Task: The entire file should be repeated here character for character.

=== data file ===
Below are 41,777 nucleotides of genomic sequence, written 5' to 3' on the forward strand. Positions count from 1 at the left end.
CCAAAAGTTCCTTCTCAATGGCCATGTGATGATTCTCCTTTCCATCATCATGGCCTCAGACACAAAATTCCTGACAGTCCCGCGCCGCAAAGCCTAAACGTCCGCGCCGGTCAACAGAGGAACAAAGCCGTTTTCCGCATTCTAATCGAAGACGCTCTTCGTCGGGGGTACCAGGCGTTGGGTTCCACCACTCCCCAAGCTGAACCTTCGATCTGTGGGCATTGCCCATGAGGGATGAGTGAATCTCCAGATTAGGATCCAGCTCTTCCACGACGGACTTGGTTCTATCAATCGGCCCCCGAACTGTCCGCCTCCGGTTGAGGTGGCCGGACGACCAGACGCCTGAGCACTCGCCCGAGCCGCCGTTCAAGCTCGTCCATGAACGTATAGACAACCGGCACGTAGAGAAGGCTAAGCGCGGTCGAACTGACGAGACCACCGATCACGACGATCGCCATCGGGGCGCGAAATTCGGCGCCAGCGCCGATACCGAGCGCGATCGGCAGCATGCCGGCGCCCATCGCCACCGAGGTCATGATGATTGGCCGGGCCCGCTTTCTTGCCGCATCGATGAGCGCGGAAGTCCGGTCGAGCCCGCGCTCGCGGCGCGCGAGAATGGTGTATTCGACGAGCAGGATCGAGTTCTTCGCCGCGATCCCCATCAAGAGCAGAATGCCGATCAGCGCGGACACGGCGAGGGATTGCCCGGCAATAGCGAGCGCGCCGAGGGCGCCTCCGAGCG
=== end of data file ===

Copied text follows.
Below are 41,777 nucleotides of genomic sequence, written 5' to 3' on the forward strand. Positions count from 1 at the left end.
CCAAAAGTTCCTTCTCAATGGCCATGTGATGATTCTCCTTTCCATCATCATGGCCTCAGACACAAAATTCCTGACAGTCCCGCGCCGCAAAGCCTAAACGTCCGCGCCGGTCAACAGAGGAACAAAGCCGTTTTCCGCATTCTAATCGAAGACGCTCTTCGTCGGGGGTACCAGGCGTTGGGTTCCACCACTCCCCAAGCTGAACCTTCGATCTGTGGGCATTGCCCATGAGGGATGAGTGAATCTCCAGATTAGGATCCAGCTCTTCCACGACGGACTTGGTTCTATCAATCGGCCCCCGAACTGTCCGCCTCCGGTTGAGGTGGCCGGACGACCAGACGCCTGAGCACTCGCCCGAGCCGCCGTTCAAGCTCGTCCATGAACGTATAGACAACCGGCACGTAGAGAAGGCTAAGCGCGGTCGAACTGACGAGACCACCGATCACGACGATCGCCATCGGGGCGCGAAATTCGGCGCCAGCGCCGATACCGAGCGCGATCGGCAGCATGCCGGCGCCCATCGCCACCGAGGTCATGATGATTGGCCGGGCCCGCTTTCTTGCCGCATCGATGAGCGCGGAAGTCCGGTCGAGCCCGCGCTCGCGGCGCGCGAGAATGGTGTATTCGACGAGCAGGATCGAGTTCTTCGCCGCGATCCCCATCAAGAGCAGAATGCCGATCAGCGCGGACACGGCGAGGGATTGCCCGGCAATAGCGAGCGCGCCGAGGGCGCCTCCGAGCG